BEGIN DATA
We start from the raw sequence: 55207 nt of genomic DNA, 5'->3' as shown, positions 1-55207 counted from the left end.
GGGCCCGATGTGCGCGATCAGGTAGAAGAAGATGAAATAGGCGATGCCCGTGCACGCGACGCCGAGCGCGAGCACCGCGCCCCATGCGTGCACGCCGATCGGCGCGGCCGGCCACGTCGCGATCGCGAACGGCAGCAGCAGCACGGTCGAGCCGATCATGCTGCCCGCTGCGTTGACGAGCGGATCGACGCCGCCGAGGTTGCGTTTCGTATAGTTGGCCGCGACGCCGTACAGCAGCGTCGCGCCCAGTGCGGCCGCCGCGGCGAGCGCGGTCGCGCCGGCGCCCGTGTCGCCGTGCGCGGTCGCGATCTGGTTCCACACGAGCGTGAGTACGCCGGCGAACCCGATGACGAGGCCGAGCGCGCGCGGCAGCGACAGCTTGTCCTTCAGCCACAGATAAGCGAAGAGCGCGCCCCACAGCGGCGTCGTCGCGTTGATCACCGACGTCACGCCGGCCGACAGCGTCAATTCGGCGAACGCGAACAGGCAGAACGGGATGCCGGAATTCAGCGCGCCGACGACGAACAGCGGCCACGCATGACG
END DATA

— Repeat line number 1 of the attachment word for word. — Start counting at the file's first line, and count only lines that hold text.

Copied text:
We start from the raw sequence: 55207 nt of genomic DNA, 5'->3' as shown, positions 1-55207 counted from the left end.